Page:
On October 23, 2015, about 6 months before I sent the letters, I filed a request for documents pertaining to Jen’s case. Just about a week went by before I received my first set. Among them were warrants, arrest paperwork, indictments and transcripts.
The documents were long. This shouldn’t have shocked me so much, as though in a few pages they would be able to wrap up the contents of almost 3 days between their crime and their arrest.
The pages were sloppily photocopied and full of typos. I grabbed the Plea Transcript and skimmed through the document to find where Dray spoke. I needed to know his voice. To know what he said, what he felt.
He finally came alive on page 39. His words danced off the page. My brain struggled to keep up with my eyes.
I closed my eyes and tried to picture him in court.
“I am sorry.”
“It wasn’t me that night.”
He sounded remorseful. Kind of pathetic and devastated. It made me so fucking angry. He didn’t mean to do it? Every article made him sound like a monster. Someone who reveled in the excitement, in the thrill. What did it mean if he was sorry?
Four months’ later in February 2016, the documents pertaining to Krystal arrived. The arrest warrants revealed Krystal was raised in an upscale Connecticut town, full of promise and opportunity. The motel room number, the last place Jen was alive. My breathing increased as I read through each word.
The bumping in my chest picked up speed as I continued to read.
Jen’s mom’s Victim Impact Statement.
Within a month of receiving the rest of the documents, I sent letters to Dray and Krystal. I knew it was time I needed to hear directly from them.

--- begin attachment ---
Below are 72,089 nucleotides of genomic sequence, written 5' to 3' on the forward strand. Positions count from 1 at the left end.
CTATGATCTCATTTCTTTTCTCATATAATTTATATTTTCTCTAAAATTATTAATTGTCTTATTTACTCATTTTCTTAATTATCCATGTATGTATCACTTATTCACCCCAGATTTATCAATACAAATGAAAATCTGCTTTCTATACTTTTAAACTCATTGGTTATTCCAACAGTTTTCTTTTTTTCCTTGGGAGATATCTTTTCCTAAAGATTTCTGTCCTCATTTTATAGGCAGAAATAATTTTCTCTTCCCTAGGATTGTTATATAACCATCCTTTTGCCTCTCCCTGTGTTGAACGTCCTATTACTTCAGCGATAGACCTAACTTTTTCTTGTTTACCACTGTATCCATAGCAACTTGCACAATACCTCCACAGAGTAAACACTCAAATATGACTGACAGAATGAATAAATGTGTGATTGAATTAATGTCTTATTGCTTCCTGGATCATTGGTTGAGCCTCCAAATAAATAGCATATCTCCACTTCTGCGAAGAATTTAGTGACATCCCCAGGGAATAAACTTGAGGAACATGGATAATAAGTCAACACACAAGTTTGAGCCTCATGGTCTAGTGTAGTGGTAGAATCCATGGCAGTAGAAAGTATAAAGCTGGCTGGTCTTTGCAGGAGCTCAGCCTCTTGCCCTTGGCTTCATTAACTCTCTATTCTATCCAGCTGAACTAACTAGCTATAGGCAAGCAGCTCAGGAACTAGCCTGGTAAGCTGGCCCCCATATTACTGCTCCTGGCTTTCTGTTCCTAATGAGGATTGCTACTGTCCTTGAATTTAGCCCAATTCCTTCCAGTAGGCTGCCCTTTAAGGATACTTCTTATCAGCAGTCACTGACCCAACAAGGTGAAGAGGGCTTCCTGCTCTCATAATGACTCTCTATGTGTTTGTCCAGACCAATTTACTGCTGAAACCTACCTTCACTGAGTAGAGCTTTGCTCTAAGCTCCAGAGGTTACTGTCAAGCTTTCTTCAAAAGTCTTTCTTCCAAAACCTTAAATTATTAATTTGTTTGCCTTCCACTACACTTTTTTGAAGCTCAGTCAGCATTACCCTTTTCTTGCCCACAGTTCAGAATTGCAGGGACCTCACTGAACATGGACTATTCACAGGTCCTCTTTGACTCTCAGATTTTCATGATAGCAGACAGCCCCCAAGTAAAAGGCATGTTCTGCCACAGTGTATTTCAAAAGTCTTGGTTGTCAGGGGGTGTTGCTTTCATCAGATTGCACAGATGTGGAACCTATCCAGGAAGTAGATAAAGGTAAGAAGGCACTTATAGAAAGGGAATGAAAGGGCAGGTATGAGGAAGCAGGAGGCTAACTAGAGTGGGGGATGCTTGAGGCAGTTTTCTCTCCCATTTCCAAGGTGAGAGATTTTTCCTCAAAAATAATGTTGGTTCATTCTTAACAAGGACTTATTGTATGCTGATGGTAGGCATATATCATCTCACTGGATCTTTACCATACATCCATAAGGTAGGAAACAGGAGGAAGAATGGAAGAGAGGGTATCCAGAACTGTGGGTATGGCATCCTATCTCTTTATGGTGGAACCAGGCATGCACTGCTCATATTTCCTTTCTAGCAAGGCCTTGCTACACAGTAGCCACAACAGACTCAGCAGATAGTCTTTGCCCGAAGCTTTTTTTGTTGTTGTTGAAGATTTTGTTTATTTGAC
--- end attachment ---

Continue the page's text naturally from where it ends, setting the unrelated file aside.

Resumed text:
In my first letter, I vaguely referenced my gender transition. I wanted to be clear with her from the start. I feared a man reaching out might convey the wrong message: either that I was interested in something romantic or that I was out to hurt her like other men she trusted. If she felt unsafe, I’d be less likely to get the truth. This was one of the first times that I felt my updated gender identity of male was a disadvantage. I was also aware that mentioning this information about myself opened me up to immediate rejection or invasive questioning. I was prepared for both.
I also wanted to make sure it was clear from the start that I was being honest about who I was. I wouldn’t lie to get what I wanted.
I was weaving through Seattle traffic, scolding myself for deciding to get a haircut during peak hours when an email popped up on my phone. The subject line caught my eye.
"You have an incoming message from your loved one…."
It took me an embarrassingly long time to register that I had an email from the Jail Email service.
I pulled over.
The email was from Krystal.
“Your loved one…”.
The words hit me like a boxer’s fist.
I was slightly unprepared for her willingness to share. I thought I’d have to do a little more convincing. What was her motivation?
I also worried that the jail payment system cheated me out of my money when she didn’t mention receiving any from me. Though far from an expert of inmate relations or etiquette, based on my hours of research on forums to help connect prisoners with outsiders, I learned that $10 of Commissary money was a generous amount, especially from a stranger. I think it’s worth a little more when that stranger also happens to be your victim’s friend.
The second I got home, I started googling to find out who this woman was. I had never seen a book written about Jen. Law and Order had an episode that was inspired by Jen’s case, but I had never seen a book written about the case. I couldn’t find anything, so I resolved to asking about it in the future.
The fact that I finally had contact with someone who could answer my questions felt like a breakthrough. It was monumental. I was that much closer to knowing what happened.